Researchers develop new detection method for HIV

Lauren Rahman

A UT researcher led developments of a new method to accurately measure hidden forms of HIV in immune cells, which will help better evaluate experimental HIV treatments in research and clinical trials.

This method can be used in clinical trials in order to see if the treatments eliminate the active form of the HIV virus, said Katherine Bruner, biology assistant professor and leading author of the study. The research can aid in testing potential cures for HIV.

“What’s neat is you could get a blood sample from someone, and by the end of the day or the next day, you could tell how many (virus) genomes in that person’s cells actually have the ability to replicate,” Bruner said. 

Bruner said current HIV treatments suppress the virus and prevent it from replicating, but this involves taking medications daily. 

“The problem is if people come off their medicines, within two weeks the virus will come back and they will start getting sick again,” Bruner said. 


Bruner said the virus comes back because it is in a latent form, which means the genome of the virus is integrated into our body’s immune cells and stays quiet until triggered by anything your immune system responds to. 

“We are looking at HIV cures to get it to where people can come off of their meds and not have to take a pill every day for the rest of their life,” Bruner said.

In order to test the effectiveness of a treatment aimed toward HIV cure or remission, the scientific community needs accurate HIV measurement techniques, said Francesco Simonetti, a doctor from John Hopkins School who focuses his research on HIV and the human host. 

“The study of HIV persistence is very challenging,” said Simonetti, a co-author of the study. “During effective treatment, only about one out of 1,000 (immune cells) is infected and, from the outside, it is currently impossible to distinguish infected cells from their uninfected counterpart.”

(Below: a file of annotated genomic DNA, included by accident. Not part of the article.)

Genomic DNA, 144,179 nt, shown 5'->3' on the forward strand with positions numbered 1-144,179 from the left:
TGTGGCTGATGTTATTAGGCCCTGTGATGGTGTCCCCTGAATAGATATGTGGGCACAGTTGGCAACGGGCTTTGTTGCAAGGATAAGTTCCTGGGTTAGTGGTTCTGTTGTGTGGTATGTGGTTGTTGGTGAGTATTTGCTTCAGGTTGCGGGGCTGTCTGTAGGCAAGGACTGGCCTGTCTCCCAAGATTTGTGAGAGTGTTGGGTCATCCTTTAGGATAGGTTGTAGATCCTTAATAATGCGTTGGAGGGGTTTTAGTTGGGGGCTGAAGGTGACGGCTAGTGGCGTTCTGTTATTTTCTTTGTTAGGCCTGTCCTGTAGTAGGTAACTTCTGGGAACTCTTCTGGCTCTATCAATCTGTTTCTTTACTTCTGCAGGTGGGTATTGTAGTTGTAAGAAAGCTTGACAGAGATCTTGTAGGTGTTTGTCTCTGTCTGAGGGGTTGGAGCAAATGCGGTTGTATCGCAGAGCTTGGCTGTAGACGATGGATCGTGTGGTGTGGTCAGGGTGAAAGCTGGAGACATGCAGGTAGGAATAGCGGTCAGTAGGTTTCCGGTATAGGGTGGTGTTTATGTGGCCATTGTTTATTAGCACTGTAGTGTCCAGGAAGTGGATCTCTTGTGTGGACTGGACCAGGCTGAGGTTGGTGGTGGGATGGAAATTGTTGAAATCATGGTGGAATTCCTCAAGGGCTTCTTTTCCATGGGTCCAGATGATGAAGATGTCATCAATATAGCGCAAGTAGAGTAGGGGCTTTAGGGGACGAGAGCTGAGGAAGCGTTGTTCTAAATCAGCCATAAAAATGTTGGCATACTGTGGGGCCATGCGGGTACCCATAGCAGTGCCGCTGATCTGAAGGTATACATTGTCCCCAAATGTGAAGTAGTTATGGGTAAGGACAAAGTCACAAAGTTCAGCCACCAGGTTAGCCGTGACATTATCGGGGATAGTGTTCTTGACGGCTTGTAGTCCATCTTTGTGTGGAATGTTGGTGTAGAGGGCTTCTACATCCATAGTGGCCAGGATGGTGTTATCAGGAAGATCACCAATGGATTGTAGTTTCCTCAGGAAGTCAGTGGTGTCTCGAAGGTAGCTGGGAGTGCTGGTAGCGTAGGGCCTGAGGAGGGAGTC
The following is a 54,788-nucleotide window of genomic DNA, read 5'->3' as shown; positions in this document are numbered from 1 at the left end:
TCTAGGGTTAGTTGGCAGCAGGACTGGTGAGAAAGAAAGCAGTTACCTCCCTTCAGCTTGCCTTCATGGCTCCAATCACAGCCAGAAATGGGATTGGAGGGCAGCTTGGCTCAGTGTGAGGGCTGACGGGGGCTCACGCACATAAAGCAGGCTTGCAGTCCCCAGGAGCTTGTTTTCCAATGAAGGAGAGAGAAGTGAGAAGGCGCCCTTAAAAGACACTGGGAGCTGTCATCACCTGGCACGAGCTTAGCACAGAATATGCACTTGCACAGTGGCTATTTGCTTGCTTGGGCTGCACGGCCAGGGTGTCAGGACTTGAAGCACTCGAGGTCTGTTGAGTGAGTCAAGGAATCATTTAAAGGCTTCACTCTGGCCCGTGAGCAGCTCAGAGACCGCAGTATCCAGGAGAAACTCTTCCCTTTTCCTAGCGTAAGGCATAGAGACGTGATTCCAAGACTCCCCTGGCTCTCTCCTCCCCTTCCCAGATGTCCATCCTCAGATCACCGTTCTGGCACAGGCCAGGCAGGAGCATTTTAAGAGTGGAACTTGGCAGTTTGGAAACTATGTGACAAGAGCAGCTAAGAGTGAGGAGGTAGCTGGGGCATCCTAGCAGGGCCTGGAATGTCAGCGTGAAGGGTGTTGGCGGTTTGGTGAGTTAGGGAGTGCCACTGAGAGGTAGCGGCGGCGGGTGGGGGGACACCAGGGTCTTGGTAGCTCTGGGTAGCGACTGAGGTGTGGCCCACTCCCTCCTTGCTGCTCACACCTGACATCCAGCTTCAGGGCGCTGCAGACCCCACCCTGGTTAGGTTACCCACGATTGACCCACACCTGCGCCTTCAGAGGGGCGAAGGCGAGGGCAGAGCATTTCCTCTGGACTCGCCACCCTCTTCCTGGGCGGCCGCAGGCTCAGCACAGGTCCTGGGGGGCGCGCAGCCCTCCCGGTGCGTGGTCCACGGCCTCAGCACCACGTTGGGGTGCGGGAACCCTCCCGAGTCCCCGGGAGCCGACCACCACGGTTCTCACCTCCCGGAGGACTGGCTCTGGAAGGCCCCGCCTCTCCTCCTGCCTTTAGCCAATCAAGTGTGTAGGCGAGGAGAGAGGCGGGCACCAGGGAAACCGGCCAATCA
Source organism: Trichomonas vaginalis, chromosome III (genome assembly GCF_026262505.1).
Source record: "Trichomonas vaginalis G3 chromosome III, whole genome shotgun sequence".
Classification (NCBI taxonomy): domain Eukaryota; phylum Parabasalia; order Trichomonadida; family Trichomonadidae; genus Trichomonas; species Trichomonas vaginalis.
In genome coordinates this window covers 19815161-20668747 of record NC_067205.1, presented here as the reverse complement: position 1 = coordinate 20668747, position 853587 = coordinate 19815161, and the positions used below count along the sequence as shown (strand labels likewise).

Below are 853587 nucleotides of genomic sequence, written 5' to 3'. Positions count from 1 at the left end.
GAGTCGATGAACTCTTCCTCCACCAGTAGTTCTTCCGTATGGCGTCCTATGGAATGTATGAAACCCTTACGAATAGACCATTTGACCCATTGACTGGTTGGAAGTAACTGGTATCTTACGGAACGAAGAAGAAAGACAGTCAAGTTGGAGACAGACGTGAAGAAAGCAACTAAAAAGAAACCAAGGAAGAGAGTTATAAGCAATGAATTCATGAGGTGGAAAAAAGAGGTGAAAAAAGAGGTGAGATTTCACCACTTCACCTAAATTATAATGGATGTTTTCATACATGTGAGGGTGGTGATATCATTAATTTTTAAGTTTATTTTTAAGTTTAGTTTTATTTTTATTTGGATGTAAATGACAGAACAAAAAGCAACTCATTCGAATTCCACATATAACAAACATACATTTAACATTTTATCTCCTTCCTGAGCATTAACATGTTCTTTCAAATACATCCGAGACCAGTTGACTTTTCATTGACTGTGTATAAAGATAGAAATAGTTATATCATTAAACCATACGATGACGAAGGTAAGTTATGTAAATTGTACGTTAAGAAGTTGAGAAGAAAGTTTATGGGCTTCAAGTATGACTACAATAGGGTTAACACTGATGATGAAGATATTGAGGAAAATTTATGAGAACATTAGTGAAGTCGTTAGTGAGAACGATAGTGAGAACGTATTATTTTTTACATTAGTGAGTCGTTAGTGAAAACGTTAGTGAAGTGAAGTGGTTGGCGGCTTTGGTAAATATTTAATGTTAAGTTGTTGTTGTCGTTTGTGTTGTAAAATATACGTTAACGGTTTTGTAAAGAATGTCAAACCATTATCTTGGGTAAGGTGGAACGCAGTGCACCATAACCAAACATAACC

The human body is able to defend itself against some of the HIV virus genomes, making the virus ineffective. However, these past methods accounted for both the ineffective and active HIV forms, leading to an overestimation of HIV-infected cells, which can lead to inaccurate assumptions about how well a treatment is working, Bruner said.

The new method is able to measure only the intact HIV virus genomes that will be able to infect the body once activated. This new approach removes “background noise” caused by defective virus genomes, Simonetti said. 

Biochemistry professor Kenneth Johnson said even though there have been advancements, there is still no ultimate cure for HIV. Therefore, it is still important for people to practice safe sex and take precautionary measures to avoid contracting the disease, Johnson said. 

“There is a lot of misunderstanding because of the successes of the drugs in the past 10 years. There is the attitude that we can cure HIV,” Johnson said. “No, we can’t cure HIV. It’s something you live with for the rest of your life. Taking these drugs is no picnic because there are toxic side effects of the drugs.”